Shop Talk Pack And Clowder

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Shop Talk: Pack and Clowder
13th November 2017

By Sandra Pearce

It’s called Pack and Clowder, but this Hackney retailer is affectionately referred to as ‘The Pet Shop’ by locals who appreciate its unique atmosphere and the creative flair of its owners


Fleabag is chief greeter

Fleabag stands watch at the entrance. You wouldn’t think a threadbare toy dog from years gone by would attract so much attention, but Fleabag (who was found abandoned on the streets of nearby Leyton) has found a second life. Owner Jackie Crank said: “Kids who walk by stop to have a look, a lot of older people remember having a similar toy when they were young, and a lot of dogs think it’s a real dog!”
 
Affectionately named Fleabag, he is the silent partner of the shop’s dog duo – Jackie also owns eight-year-old cross-breed Barkley, a right character who she cheerfully admits is the ‘worst shop dog ever’. Barkley, a rescue who lives up to his name and barks a lot, does not like people coming into the shop, does not like flat-faced dogs and does not like people leaving the shop. 

Jackie says Barkley is the worst possible choice for a pet shop dog – but he does like his cuddles!
 
She explained: “Barkley is a guard dog and also a pack dog. He thinks his job is to keep you out, then he thinks his job is to keep you in. He’s got a real reputation with my customers. Luckily all my dog owners know him, and when we are out walking and meet my customers, they say ‘Oh, he’s quite a nice dog actually!’”


 
Once Barkley has re-settled on his bed behind the counter, new customers are often tempted to ask about the shop’s name, Pack and Clowder. She said: “When my partner and I were deciding on what to call the shop, it was very, very hard to find something – we do not do twee! It was really difficult. Then I said, ‘You have a pack of dogs, but what’s the collective for cats? I looked it up and discovered it was ‘clowder’. So far, only one person who has come in has known what clowder is. It’s a talking point.”
 
Pack and Clowder is affectionately referred to as ‘The Pet Shop’ by locals, though Jackie and partner Caroline O’Mahoney also refer to it as the ‘Dog and Cat Shop’ as they cater to only cats and dogs. And if Fleabag, Barkley and its name do not create a strong-enough impression, the shop’s décor and the lines it carries will certainly leave an indelible stamp.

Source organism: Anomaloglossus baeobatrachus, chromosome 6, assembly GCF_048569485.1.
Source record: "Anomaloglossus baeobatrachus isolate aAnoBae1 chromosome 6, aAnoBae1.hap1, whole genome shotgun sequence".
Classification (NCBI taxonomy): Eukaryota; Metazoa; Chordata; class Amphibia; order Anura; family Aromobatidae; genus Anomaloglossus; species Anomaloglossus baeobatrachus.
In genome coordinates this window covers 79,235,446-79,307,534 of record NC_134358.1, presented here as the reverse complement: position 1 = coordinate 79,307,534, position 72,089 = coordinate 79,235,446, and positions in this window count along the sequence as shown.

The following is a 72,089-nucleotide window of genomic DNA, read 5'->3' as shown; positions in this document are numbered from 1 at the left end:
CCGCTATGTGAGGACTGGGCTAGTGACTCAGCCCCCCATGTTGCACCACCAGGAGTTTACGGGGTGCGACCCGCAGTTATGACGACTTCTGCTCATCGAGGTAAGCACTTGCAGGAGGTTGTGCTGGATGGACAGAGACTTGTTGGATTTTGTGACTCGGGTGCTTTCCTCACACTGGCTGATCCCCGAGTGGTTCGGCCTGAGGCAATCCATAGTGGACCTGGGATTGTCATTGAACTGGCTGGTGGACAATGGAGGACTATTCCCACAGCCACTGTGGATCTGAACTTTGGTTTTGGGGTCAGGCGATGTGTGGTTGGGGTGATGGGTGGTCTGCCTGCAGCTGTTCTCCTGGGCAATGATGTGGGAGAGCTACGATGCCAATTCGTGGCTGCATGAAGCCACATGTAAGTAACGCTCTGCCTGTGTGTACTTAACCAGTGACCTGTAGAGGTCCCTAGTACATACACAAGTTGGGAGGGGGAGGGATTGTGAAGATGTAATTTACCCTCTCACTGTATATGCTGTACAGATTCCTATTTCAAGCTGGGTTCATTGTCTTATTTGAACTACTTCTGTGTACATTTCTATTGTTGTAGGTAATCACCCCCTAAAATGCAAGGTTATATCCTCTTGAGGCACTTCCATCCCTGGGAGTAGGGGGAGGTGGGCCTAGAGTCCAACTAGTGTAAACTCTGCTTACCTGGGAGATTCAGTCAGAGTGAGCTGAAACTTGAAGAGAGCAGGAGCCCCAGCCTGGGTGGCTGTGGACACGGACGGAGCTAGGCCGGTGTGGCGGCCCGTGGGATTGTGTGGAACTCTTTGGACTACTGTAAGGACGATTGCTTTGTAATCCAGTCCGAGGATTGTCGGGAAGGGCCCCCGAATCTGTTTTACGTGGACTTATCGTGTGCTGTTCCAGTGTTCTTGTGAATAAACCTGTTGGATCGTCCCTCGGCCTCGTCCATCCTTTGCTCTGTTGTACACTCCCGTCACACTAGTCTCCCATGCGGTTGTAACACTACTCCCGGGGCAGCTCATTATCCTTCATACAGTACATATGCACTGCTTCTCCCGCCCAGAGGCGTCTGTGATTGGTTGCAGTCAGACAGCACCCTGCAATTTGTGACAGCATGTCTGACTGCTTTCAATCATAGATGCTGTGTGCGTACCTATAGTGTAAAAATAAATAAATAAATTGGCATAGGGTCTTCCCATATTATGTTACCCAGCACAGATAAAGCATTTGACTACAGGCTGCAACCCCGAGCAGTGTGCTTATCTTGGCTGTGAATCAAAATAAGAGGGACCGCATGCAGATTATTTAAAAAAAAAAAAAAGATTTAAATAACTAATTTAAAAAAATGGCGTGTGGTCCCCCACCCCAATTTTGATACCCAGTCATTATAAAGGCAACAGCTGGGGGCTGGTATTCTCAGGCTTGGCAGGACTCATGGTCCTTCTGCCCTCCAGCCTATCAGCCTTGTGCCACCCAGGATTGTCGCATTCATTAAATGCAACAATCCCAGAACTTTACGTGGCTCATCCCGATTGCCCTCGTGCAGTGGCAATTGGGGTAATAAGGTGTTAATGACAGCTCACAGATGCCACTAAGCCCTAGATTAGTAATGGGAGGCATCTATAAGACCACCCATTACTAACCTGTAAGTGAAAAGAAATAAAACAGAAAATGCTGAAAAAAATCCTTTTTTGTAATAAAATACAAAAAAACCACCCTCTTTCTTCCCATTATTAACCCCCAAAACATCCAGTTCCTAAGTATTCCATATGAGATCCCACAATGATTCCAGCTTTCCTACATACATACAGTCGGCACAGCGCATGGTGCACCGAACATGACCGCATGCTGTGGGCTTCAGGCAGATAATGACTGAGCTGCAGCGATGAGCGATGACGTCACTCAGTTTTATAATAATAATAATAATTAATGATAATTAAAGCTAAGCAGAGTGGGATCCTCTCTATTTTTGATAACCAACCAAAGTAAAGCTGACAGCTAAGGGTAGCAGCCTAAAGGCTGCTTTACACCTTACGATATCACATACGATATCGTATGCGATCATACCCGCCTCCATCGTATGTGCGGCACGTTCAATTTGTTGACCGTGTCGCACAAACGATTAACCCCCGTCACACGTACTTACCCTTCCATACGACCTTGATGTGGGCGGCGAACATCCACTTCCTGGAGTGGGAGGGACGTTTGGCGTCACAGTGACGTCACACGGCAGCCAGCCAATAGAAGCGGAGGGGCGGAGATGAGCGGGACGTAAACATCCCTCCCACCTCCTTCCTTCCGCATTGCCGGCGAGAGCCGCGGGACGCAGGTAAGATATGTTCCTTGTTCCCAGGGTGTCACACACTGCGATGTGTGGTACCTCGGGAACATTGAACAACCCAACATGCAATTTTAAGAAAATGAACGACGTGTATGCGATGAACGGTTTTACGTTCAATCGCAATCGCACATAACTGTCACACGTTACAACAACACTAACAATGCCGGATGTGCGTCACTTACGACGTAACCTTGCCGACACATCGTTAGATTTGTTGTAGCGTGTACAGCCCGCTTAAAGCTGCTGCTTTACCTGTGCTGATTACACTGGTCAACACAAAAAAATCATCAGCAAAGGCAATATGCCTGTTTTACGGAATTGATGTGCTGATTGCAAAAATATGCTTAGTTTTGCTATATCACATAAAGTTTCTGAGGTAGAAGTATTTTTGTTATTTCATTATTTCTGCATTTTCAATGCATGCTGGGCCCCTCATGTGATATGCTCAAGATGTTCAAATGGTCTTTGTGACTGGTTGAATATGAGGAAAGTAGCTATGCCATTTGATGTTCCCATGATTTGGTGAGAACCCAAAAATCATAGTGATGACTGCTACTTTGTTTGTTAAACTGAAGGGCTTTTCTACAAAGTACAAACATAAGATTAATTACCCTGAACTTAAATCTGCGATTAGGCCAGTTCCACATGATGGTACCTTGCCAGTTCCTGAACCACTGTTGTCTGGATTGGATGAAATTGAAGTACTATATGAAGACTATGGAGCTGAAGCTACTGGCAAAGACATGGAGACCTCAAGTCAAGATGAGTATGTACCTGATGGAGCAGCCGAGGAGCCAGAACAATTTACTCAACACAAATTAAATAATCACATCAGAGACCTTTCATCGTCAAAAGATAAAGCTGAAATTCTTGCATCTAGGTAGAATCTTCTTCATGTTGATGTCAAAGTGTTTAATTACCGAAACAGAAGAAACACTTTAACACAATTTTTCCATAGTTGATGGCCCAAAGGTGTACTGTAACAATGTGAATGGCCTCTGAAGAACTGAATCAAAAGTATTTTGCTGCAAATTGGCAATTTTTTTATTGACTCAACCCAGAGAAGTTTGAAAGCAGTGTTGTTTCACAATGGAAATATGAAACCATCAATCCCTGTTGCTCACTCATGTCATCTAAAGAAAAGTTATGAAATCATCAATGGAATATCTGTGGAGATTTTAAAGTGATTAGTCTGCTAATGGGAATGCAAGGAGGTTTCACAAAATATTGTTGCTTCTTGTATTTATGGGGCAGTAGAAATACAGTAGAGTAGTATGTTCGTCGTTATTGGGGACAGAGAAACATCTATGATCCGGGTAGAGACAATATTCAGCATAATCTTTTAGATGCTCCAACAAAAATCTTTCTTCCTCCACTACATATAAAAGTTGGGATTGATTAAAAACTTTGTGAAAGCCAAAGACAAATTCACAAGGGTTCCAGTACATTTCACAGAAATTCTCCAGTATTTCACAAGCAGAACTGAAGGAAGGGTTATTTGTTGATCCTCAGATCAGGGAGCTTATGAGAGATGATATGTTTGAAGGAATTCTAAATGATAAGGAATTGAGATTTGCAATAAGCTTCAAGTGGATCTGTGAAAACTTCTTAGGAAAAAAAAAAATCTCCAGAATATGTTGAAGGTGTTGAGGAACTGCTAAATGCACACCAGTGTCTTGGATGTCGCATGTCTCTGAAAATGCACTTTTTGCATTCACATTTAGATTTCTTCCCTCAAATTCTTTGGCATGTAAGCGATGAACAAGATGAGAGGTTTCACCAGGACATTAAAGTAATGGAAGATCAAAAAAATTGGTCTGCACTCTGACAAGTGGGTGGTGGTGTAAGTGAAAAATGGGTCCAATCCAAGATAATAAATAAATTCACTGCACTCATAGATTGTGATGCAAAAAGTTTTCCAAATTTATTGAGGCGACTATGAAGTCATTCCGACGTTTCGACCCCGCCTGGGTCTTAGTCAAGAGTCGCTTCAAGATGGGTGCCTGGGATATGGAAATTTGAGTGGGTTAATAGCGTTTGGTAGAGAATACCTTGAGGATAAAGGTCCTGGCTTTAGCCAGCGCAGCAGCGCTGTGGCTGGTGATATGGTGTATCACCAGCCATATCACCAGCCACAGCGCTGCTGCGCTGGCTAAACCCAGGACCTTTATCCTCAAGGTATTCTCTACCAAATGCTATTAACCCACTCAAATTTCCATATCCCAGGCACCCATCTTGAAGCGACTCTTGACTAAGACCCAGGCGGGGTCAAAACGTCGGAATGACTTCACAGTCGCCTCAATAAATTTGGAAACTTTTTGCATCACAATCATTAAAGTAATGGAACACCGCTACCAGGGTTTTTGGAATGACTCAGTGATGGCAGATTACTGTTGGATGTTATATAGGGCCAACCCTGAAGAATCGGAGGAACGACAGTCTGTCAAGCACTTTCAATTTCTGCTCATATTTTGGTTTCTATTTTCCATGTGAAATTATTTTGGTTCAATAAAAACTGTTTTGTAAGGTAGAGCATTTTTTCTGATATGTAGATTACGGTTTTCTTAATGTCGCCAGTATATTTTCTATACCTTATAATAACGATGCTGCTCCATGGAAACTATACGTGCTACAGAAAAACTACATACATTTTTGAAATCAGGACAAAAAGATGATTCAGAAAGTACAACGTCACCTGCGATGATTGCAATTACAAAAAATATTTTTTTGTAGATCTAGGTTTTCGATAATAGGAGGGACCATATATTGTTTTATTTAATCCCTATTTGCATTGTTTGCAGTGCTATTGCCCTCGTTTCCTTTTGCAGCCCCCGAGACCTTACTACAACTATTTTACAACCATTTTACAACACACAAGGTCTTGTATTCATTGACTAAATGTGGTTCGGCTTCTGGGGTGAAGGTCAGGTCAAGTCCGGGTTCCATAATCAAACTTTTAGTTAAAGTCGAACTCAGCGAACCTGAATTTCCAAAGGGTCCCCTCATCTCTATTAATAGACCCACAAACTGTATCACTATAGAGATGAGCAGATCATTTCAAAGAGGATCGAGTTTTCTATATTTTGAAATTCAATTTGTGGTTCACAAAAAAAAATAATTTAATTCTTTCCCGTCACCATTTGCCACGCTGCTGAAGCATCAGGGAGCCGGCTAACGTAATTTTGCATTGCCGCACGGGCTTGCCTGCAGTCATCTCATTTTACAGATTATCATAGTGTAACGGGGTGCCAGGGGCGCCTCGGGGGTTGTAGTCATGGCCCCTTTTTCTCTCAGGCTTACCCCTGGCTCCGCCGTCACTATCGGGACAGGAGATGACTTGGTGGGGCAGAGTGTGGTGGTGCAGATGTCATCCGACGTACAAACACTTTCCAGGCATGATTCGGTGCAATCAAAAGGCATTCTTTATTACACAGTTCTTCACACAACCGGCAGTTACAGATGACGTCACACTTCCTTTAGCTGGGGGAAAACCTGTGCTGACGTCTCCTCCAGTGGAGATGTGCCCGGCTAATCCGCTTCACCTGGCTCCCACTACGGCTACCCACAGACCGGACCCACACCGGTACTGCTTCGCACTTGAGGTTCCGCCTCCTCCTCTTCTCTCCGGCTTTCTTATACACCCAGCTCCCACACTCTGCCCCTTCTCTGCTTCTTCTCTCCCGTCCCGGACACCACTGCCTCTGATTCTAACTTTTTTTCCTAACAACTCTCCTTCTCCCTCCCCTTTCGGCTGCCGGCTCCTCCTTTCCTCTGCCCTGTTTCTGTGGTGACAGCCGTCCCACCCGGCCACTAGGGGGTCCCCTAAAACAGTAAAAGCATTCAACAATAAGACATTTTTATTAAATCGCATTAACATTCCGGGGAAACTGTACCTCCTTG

Old ladder is used to display colourful collars
 
Supporting locals
“Every so often I put on a new exhibition,” said Jackie. At the time of visit, the dog portraits by local photographer and artist Victoria Siddle hung on the walls. A little while ago, Jackie was displaying woodcuts by another neighbour artist. Pride of place is a painting of Barkley by yet another resident. “I work with local artists. Besides, it’s nice to put their works up and the design looks nice,” she said.
Both Jackie and Caroline have extensive retail backgrounds and did not want to go the route of traditional pet shops that are piled high, but wanted to create a more spacious atmosphere. She said: “For me and Caroline, because we come from a different retail background, that’s too busy for us. We wanted a pet shop, not a boutique, something which looks nice and where people can come in and buy Pet Munchies and also a local bed made by a local designer.


Shop has loads of eye-catching posters, murals, paintings and other artwork, which includes some by local artists
 
“But that’s also why I put Kong in the window… I do not want people to think we are a fancy boutique, I want everyone to come in and feel welcome.
“If you come in here, you move from one item to the next because it is not all crowded on the shelves and you want to browse, so people end up buying more.” 
 
It may help that Pack and Clowder has music playing all the time – well, unless that BBC Radio 4 staple The Archers is on. Jackie is well-known by customers for her taste in reggae and Bruce ‘The Boss’ Springsteen. “Sometimes I’ll play showtunes. We all have a laugh about my taste in music.”
Jackie makes it her mission to source local products and says Instagram is a great place for coming across such ranges. One of her popular brands is Hiro + Wolf, which has hand-made cat and dog collars and leashes using East African fabrics. Its founders met while walking their dogs Hiro and Wolf in Hackney. 


Vackertass dog beds are made locally by a Swedish woman
 
Jackie is also proud of the Vackertass dog beds, made by a Swedish woman in neighbouring Walthamstow who designs and makes the beds herself. Then there’s Fetch & Follow, also in Hackney, which is described as a ‘lifestyle brand for dog owners and those who love dogs’ with its range of leather collars and leads, beds and bandanas. 
 
Jackie points out the Edwyn range of hand-made bandanas, made by a local resident who owns Welsh terrier Edwyn. “I want things other people do not have, I want to support locals,” she said.